Computational protocol: Soil Bacterial Communities Respond to Mowing and Nutrient Addition in a Steppe Ecosystem

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Protocol publication

[…] The pyrosequence reads were analyzed mainly with the Mothur software (Version 1.19) . Briefly, the raw reads were first assigned to samples according to their tags and then the standard primers and barcodes were trimmed off, after which reads with length less than 150 bp or with ambiguous characters were removed. The chimeric sequences were also excluded by the chimera.uchime command with default parameters. While the existence of pyronoise may lead to the overestimation of bacterial OTU richness, the removal of pyronoise may remove some actual but rare sequences and further result in the underestimation of OTU richness. Therefore, the step of pyronoise removal was not adopted in this study, and the influence of pyronoise was taken as a systematic error. The V3 region of 16S rRNA gene of the remaining reads were aligned to the Silva database (Version 106) to determine their taxonomic classification and non-bacterial reads were further removed . To minimize the influence of unequal sampling on the following calculated indices, we randomly selected 3,478 reads for each sample. All these sequences (3,478×32) were clustered into OTUs (operational taxonomic units) with larger than 97% similarity, and the consensus taxonomy for an OTU was determined using classify.otu command with confidence threshold 80%. The OTU number of 3,478 reads for each sample was used to represent the OTU richness of the entire bacterial community. For each pair of samples, the Bray-Curtis distance basing on OTU abundance was calculated to represent the compositional variation of the entire bacterial community . Briefly, we first calculated the difference in the number of reads for each OTU within this pair of samples, and then calculated the sum of the absolute values of these differences for all OTUs. Finally, we divided the sum by 6,956 (3,478×2) to represent the Bray-Curtis distance.For each of the 16 dominant bacterial phyla/classes, (its sequence number in all 3,478 sequences)/3,478 was calculated to represent its relative abundance. To compare the OTU richness of each phylum/class among different samples, we used a different calculation approach from that for the entire bacterial community, because there was different number of sequences for the same phylum/class among different samples. For each phylum/class, we randomly selected a certain number of representative sequences from a sample and calculated the OTU number represented by these sequences, repeated this process 1,000 times and used the mean OTU number to represent its richness. For each of the 16 phyla/classes, we also calculated the Bray-Curtis distance basing on the abundance of OTUs to represent the compositional variation between each pair of samples .Three-way analysis of variance (ANOVA) was used to determine the main and interactive effects of mowing, N addition and P addition on the nine soil physicochemical indices, including soil TC content, TN content, TP content, the three stoichiometric characteristics (TC/TN, TC/TP, and TN/TP), available N content, pH and water content. Three-way ANOVA was also used to determine the main and interactive effects of mowing, N addition, and P addition on the abundance and OTU richness of the entire bacterial community as well as the relative abundance and OTU richness of each of the 16 dominant phyla/classes. To visualize the compositional variation of the entire bacterial community among different treatments, we used non-metric multidimensional scaling (NMDS) plots with the software of Primer (PRIMER 5 for Windows). Permutational multivariate analysis of variance (PERMANOVA) was further used to reveal the effects of experimental treatments on the composition of the entire bacterial community and that of each of the 16 phyla/classes . Stepwise regression analysis was used to identify the factor that could effectively explain the changes in the abundance, richness, and composition from the aforementioned nine potential soil physicochemical indices. In particular, principal coordinate analyses were first used to determine the difference in community composition among different samples, and the first principal coordinates of the 17 bacterial groups explained 5.01–12.9% of community compositional variation. The first principal coordinate was subsequently used to represent the dependent variable in the stepwise regression analyses. Before regressions, all the data were tested for normal distribution. Collinearity was detected by calculating the condition index for each explanatory variable and it was less than 50 for each variable, suggesting autocorrelation did not occur. Three-way ANOVA and stepwise regression analyses were conducted with SPSS software (SPSS 13.0 for WINDOWS). […]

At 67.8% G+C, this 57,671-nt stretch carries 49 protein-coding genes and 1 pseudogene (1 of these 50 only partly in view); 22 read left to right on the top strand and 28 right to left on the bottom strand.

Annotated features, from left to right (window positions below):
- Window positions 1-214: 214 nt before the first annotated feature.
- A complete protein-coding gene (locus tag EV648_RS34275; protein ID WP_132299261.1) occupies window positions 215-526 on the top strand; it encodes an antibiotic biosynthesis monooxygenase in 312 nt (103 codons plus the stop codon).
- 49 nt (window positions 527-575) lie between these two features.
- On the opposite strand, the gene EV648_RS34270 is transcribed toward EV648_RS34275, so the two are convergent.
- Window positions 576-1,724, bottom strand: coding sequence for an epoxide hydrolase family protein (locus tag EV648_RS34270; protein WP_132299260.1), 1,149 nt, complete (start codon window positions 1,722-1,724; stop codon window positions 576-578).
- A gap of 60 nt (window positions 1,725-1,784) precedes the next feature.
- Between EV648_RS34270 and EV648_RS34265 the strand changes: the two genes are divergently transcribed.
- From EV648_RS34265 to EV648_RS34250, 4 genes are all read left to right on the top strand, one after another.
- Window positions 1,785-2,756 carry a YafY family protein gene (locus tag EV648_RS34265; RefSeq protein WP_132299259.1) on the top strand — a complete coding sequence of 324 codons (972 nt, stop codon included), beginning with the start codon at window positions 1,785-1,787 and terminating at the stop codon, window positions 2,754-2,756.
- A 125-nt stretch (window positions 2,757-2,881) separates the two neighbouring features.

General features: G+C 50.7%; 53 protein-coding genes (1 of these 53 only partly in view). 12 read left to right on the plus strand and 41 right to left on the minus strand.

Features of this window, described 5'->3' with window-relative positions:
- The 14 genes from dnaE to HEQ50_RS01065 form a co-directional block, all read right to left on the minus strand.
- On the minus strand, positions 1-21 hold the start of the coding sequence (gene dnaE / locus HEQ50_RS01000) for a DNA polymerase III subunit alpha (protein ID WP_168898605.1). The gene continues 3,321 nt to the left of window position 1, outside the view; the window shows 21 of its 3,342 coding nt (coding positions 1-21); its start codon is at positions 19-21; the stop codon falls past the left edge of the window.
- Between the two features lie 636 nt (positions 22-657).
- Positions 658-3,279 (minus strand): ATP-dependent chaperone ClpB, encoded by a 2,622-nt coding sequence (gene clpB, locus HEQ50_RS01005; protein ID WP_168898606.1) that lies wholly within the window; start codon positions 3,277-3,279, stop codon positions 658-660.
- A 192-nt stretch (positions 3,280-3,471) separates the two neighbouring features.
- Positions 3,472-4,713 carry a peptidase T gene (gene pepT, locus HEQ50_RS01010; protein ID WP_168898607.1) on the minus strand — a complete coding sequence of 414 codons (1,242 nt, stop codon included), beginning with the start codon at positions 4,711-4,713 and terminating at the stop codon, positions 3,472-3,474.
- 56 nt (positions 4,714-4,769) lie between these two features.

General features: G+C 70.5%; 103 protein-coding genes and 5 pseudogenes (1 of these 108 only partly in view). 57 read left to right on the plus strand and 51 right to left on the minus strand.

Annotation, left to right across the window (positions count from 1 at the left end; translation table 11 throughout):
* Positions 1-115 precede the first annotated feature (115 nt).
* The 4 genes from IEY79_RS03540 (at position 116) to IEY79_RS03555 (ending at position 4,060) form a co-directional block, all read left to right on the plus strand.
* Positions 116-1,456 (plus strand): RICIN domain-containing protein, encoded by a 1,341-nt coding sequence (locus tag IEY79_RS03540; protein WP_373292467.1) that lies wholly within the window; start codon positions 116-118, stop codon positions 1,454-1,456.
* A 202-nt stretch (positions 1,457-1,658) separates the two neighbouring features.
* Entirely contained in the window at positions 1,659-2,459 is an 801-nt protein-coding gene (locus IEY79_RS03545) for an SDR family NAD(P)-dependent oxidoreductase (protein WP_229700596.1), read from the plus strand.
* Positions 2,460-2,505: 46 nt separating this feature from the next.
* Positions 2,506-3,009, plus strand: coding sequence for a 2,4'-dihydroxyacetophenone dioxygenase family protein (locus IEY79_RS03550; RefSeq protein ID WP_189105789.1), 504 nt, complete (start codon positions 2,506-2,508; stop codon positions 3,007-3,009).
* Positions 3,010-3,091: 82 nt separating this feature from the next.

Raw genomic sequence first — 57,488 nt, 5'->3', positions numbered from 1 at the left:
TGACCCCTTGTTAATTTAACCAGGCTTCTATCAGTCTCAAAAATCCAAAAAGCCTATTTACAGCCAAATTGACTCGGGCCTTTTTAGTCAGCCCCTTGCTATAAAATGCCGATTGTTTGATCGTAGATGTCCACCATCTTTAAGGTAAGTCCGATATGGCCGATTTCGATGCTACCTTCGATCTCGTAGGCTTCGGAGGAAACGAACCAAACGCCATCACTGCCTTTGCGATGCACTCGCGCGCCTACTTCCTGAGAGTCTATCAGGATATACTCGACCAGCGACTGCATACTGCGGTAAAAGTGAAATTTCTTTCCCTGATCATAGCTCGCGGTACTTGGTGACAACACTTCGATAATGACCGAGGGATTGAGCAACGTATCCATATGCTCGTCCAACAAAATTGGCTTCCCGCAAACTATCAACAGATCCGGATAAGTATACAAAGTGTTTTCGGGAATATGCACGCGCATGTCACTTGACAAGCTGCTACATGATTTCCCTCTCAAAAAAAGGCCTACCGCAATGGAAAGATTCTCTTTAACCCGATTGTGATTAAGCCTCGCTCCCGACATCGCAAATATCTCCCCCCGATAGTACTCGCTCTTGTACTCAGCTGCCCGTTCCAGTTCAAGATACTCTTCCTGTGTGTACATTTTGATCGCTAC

Pipeline specifications

Software tools mothur, UCHIME, PyroNoise
Application 16S rRNA-seq analysis
Chemicals Nitrogen, Phosphorus